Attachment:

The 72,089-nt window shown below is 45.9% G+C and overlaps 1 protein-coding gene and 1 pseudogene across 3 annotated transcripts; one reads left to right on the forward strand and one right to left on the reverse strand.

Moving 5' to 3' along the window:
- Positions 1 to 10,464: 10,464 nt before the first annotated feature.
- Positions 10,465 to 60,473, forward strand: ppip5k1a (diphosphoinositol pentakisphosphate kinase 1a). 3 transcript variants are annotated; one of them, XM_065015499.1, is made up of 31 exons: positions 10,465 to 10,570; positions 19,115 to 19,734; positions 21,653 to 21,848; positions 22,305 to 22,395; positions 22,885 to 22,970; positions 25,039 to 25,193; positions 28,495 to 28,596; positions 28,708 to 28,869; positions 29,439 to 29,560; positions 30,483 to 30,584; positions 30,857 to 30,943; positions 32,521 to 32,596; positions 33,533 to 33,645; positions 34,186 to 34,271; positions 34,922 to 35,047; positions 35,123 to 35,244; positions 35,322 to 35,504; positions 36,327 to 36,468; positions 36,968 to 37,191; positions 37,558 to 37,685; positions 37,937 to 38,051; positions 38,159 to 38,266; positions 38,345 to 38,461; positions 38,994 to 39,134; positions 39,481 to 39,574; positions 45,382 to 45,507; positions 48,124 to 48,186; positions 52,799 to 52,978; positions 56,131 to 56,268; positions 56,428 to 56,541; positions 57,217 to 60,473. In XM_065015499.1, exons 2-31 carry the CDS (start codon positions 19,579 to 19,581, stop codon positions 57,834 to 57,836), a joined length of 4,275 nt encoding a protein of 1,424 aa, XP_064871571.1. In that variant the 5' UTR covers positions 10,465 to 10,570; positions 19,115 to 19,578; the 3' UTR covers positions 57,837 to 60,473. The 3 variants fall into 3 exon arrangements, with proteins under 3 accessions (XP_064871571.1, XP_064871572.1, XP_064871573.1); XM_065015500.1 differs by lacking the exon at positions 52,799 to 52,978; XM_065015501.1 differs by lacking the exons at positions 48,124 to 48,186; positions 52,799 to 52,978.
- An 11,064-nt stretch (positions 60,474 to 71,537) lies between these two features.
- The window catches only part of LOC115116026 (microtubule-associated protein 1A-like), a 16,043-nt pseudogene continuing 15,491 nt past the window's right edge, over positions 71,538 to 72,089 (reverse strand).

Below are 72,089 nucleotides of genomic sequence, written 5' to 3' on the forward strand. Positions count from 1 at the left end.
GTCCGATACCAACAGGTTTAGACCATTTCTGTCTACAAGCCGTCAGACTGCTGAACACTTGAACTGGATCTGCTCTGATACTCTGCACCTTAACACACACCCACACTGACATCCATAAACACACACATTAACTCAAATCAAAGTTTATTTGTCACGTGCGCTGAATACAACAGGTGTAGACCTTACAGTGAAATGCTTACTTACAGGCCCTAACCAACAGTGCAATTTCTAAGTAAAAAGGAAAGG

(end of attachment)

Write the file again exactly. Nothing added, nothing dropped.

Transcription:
The 72,089-nt window shown below is 45.9% G+C and overlaps 1 protein-coding gene and 1 pseudogene across 3 annotated transcripts; one reads left to right on the forward strand and one right to left on the reverse strand.

Moving 5' to 3' along the window:
- Positions 1 to 10,464: 10,464 nt before the first annotated feature.
- Positions 10,465 to 60,473, forward strand: ppip5k1a (diphosphoinositol pentakisphosphate kinase 1a). 3 transcript variants are annotated; one of them, XM_065015499.1, is made up of 31 exons: positions 10,465 to 10,570; positions 19,115 to 19,734; positions 21,653 to 21,848; positions 22,305 to 22,395; positions 22,885 to 22,970; positions 25,039 to 25,193; positions 28,495 to 28,596; positions 28,708 to 28,869; positions 29,439 to 29,560; positions 30,483 to 30,584; positions 30,857 to 30,943; positions 32,521 to 32,596; positions 33,533 to 33,645; positions 34,186 to 34,271; positions 34,922 to 35,047; positions 35,123 to 35,244; positions 35,322 to 35,504; positions 36,327 to 36,468; positions 36,968 to 37,191; positions 37,558 to 37,685; positions 37,937 to 38,051; positions 38,159 to 38,266; positions 38,345 to 38,461; positions 38,994 to 39,134; positions 39,481 to 39,574; positions 45,382 to 45,507; positions 48,124 to 48,186; positions 52,799 to 52,978; positions 56,131 to 56,268; positions 56,428 to 56,541; positions 57,217 to 60,473. In XM_065015499.1, exons 2-31 carry the CDS (start codon positions 19,579 to 19,581, stop codon positions 57,834 to 57,836), a joined length of 4,275 nt encoding a protein of 1,424 aa, XP_064871571.1. In that variant the 5' UTR covers positions 10,465 to 10,570; positions 19,115 to 19,578; the 3' UTR covers positions 57,837 to 60,473. The 3 variants fall into 3 exon arrangements, with proteins under 3 accessions (XP_064871571.1, XP_064871572.1, XP_064871573.1); XM_065015500.1 differs by lacking the exon at positions 52,799 to 52,978; XM_065015501.1 differs by lacking the exons at positions 48,124 to 48,186; positions 52,799 to 52,978.
- An 11,064-nt stretch (positions 60,474 to 71,537) lies between these two features.
- The window catches only part of LOC115116026 (microtubule-associated protein 1A-like), a 16,043-nt pseudogene continuing 15,491 nt past the window's right edge, over positions 71,538 to 72,089 (reverse strand).

Below are 72,089 nucleotides of genomic sequence, written 5' to 3' on the forward strand. Positions count from 1 at the left end.
GTCCGATACCAACAGGTTTAGACCATTTCTGTCTACAAGCCGTCAGACTGCTGAACACTTGAACTGGATCTGCTCTGATACTCTGCACCTTAACACACACCCACACTGACATCCATAAACACACACATTAACTCAAATCAAAGTTTATTTGTCACGTGCGCTGAATACAACAGGTGTAGACCTTACAGTGAAATGCTTACTTACAGGCCCTAACCAACAGTGCAATTTCTAAGTAAAAAGGAAAGG